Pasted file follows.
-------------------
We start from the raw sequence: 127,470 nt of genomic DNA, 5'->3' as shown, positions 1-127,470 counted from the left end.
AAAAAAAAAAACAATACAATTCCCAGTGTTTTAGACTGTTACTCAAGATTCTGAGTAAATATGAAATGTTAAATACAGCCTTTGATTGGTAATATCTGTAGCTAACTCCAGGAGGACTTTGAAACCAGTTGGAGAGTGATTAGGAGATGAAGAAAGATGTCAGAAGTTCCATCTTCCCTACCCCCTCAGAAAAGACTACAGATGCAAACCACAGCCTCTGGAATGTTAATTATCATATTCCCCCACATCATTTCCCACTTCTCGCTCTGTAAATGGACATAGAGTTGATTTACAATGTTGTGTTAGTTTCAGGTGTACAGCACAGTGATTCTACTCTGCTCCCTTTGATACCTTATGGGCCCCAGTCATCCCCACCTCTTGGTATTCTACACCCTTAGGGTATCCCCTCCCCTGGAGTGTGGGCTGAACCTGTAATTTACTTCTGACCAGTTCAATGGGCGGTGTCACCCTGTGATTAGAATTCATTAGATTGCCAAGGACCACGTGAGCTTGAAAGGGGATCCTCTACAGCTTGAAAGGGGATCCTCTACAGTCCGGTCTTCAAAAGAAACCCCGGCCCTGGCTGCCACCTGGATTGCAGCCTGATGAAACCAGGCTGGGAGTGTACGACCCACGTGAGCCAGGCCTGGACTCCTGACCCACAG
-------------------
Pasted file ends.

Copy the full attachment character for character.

We start from the raw sequence: 127,470 nt of genomic DNA, 5'->3' as shown, positions 1-127,470 counted from the left end.
AAAAAAAAAAACAATACAATTCCCAGTGTTTTAGACTGTTACTCAAGATTCTGAGTAAATATGAAATGTTAAATACAGCCTTTGATTGGTAATATCTGTAGCTAACTCCAGGAGGACTTTGAAACCAGTTGGAGAGTGATTAGGAGATGAAGAAAGATGTCAGAAGTTCCATCTTCCCTACCCCCTCAGAAAAGACTACAGATGCAAACCACAGCCTCTGGAATGTTAATTATCATATTCCCCCACATCATTTCCCACTTCTCGCTCTGTAAATGGACATAGAGTTGATTTACAATGTTGTGTTAGTTTCAGGTGTACAGCACAGTGATTCTACTCTGCTCCCTTTGATACCTTATGGGCCCCAGTCATCCCCACCTCTTGGTATTCTACACCCTTAGGGTATCCCCTCCCCTGGAGTGTGGGCTGAACCTGTAATTTACTTCTGACCAGTTCAATGGGCGGTGTCACCCTGTGATTAGAATTCATTAGATTGCCAAGGACCACGTGAGCTTGAAAGGGGATCCTCTACAGCTTGAAAGGGGATCCTCTACAGTCCGGTCTTCAAAAGAAACCCCGGCCCTGGCTGCCACCTGGATTGCAGCCTGATGAAACCAGGCTGGGAGTGTACGACCCACGTGAGCCAGGCCTGGACTCCTGACCCACAG